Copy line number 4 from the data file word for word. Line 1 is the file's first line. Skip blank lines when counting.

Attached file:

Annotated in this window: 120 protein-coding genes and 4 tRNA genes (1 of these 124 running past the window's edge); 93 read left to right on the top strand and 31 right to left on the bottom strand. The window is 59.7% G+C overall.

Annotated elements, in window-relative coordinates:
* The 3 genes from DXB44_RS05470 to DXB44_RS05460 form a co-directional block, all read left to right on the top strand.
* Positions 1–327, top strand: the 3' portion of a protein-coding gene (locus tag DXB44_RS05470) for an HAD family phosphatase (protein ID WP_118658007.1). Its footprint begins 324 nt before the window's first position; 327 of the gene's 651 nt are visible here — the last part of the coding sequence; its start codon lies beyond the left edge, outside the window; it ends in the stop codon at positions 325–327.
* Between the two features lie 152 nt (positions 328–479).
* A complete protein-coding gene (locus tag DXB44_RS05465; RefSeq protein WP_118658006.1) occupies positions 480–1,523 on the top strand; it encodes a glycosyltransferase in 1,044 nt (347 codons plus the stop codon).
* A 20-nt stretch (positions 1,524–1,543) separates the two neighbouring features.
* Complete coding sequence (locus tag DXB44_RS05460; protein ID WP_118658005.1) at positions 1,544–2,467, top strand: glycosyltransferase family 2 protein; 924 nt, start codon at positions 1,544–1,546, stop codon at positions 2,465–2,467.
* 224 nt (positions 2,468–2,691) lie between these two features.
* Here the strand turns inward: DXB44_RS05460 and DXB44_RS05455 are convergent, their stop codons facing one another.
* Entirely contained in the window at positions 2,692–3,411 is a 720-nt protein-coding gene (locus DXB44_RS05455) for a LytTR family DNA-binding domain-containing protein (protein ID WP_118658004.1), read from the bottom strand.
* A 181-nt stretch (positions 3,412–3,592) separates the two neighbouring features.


* Positions 1–327, top strand: the 3' portion of a protein-coding gene (locus tag DXB44_RS05470) for an HAD family phosphatase (protein ID WP_118658007.1). Its footprint begins 324 nt before the window's first position; 327 of the gene's 651 nt are visible here — the last part of the coding sequence; its start codon lies beyond the left edge, outside the window; it ends in the stop codon at positions 325–327.